Did any particular reason spur this book at this time?
My mother and I were doing coffee at Barista when she went to a little bookshop that was in the same space, and returned with a book on Gulzar’s life by his daughter. When I opened it, she had inscribed it with the words, “Promise me you will write a book on me someday.” I have been writing as far as I can think back, but doing this book has been very satisfying. It’s been the best thing I could do as a daughter — to write an engaging and interesting book about her amazing journey. I hope this book will have a huge inspirational effect on women and all those who ‘dare to dream’.
What according to your mother defined style — and how much of it do you think has passed on to you?
My mother is the personification of individual style. In this book, I have described her at the age of 19 appearing at a family wedding in a skin-hugging gold dress that flared out like a mermaid, carrying a net veil on her shoulders. It was an adaptation of a French evening gown that passed off as a gharara in traditional Lucknow. That first sign of her personal style in her teens said it all.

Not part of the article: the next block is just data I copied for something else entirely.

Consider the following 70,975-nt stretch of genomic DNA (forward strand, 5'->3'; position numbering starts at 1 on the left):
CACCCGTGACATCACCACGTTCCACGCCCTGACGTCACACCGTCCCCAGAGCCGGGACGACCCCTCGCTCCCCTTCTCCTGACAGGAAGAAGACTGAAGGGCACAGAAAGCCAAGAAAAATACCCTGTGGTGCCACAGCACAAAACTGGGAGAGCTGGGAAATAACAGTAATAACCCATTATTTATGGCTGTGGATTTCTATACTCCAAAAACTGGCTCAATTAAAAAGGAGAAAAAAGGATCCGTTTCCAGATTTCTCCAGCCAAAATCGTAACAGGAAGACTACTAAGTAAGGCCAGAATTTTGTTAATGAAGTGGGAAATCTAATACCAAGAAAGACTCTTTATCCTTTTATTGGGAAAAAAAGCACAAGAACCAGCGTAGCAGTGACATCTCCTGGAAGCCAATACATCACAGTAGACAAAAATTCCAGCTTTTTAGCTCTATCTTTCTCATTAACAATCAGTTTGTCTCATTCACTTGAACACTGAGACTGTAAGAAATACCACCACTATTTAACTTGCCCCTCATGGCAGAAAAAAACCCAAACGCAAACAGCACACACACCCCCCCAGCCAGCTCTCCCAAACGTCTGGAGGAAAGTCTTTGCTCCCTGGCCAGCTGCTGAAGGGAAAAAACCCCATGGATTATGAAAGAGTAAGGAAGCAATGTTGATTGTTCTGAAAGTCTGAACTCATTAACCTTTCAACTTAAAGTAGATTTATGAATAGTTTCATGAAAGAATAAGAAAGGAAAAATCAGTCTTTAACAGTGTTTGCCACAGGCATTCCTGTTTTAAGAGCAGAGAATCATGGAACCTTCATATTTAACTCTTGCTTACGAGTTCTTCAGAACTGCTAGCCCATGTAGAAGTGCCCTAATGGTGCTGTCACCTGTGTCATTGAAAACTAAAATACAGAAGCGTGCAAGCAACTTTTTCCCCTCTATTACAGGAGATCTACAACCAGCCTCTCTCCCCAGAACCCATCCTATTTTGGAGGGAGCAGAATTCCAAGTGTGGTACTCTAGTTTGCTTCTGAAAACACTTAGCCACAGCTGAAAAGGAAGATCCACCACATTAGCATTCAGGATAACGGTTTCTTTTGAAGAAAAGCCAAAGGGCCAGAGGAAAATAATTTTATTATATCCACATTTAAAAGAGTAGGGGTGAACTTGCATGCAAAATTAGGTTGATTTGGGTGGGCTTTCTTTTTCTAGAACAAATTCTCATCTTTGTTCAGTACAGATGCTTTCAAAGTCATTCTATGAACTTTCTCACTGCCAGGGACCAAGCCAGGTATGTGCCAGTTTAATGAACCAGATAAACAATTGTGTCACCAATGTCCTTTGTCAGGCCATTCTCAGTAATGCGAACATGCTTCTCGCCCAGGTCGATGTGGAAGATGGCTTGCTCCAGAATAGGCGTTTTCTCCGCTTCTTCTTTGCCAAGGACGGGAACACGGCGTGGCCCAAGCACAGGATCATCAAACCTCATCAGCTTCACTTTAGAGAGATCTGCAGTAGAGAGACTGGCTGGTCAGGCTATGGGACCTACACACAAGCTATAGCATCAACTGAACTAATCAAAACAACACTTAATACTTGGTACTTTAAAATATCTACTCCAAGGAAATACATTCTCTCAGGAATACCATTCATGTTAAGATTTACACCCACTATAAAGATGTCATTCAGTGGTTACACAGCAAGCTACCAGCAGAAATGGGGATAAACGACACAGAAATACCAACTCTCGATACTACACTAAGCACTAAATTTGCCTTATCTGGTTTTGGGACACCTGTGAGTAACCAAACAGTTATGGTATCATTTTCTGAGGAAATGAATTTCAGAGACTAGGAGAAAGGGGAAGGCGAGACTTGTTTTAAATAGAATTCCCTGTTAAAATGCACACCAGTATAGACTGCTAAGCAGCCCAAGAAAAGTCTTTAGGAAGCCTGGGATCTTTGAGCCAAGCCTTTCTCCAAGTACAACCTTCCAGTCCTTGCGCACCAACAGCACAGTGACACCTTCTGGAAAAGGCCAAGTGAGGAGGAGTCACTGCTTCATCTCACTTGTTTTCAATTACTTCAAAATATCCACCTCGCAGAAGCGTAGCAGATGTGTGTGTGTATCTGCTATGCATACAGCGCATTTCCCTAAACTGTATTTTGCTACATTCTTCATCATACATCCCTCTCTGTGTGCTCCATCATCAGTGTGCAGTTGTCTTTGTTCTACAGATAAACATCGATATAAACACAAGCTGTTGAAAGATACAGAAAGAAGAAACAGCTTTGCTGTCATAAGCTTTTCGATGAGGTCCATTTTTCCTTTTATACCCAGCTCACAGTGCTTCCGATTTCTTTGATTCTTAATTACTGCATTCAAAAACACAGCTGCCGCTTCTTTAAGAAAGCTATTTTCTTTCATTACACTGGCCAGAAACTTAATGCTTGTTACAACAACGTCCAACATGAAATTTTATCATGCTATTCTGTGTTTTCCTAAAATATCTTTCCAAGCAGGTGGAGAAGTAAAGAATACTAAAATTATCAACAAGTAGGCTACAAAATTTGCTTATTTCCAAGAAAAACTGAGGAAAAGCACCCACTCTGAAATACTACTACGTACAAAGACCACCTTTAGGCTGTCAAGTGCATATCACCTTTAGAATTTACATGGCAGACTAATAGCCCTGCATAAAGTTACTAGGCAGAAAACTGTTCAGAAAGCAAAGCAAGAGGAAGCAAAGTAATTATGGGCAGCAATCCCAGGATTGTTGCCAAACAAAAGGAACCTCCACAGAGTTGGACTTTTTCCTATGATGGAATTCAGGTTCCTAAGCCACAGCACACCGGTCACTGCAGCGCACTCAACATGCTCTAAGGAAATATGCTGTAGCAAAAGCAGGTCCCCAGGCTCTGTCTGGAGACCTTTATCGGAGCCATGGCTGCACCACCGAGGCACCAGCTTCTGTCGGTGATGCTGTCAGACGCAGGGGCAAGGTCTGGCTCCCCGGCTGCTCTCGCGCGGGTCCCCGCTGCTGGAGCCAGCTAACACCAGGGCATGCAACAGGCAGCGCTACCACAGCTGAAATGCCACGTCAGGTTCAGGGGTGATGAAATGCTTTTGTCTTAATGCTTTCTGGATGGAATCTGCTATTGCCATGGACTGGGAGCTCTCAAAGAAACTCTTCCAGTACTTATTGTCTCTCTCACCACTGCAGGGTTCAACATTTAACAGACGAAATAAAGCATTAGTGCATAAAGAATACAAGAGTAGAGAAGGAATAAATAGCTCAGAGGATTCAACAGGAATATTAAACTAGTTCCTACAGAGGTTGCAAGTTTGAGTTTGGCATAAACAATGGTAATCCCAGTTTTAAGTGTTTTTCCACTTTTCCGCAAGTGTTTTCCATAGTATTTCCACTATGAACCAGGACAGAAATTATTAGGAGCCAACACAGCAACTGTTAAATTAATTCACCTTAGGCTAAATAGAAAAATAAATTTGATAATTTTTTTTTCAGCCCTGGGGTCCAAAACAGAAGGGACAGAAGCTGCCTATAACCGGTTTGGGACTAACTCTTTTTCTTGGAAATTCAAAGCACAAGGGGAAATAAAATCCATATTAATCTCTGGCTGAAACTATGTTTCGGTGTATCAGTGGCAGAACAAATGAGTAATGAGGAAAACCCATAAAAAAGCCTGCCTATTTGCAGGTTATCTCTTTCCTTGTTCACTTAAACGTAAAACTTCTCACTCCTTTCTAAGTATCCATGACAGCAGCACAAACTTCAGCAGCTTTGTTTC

Her style does not follow any fashion trends; it follows her moods and her almost playful and whimsical inventiveness that is the hallmark of a trendsetter.
My mother and I are as different as two women can be. Even though I am constantly told that we look alike and have the same mane of hair, which we both leave open, I think the similarity ends there. My style is calmer, less eventful, quieter. I like to differentiate between the time of day and the occasion. I like a lot of white linen and lace for the day, but for evenings it’s fairly glitzy.
Looking back, are there moments which come to mind that remind you of how she impacted your life?
There were many moments when this amazing lady, my mum, impacted my life. I remember the day she lost her father; a man she worshipped — she stole herself to go ahead with her commitment to address the wives of the Commonwealth heads of states who were visiting India at the time.
As a young visionary, what was the ‘X’ factor that separated Shahnaz Husain from the rest?
She was a born fighter. She did not accept any situation as her inevitable destiny. In fact, her complete disbelief in the concept of kismet made her what she is today. To quote her: “I don’t believe in destiny. You are what you will yourself to be.” Also, she always believed she was a winner, and somehow, when you have that faith in yourself it is easier to go past the winning post.
Flame: The story of my mother Shahnaz Husain; Nelofar Currimbhoy; Hachette India; R295. Available at leading bookstores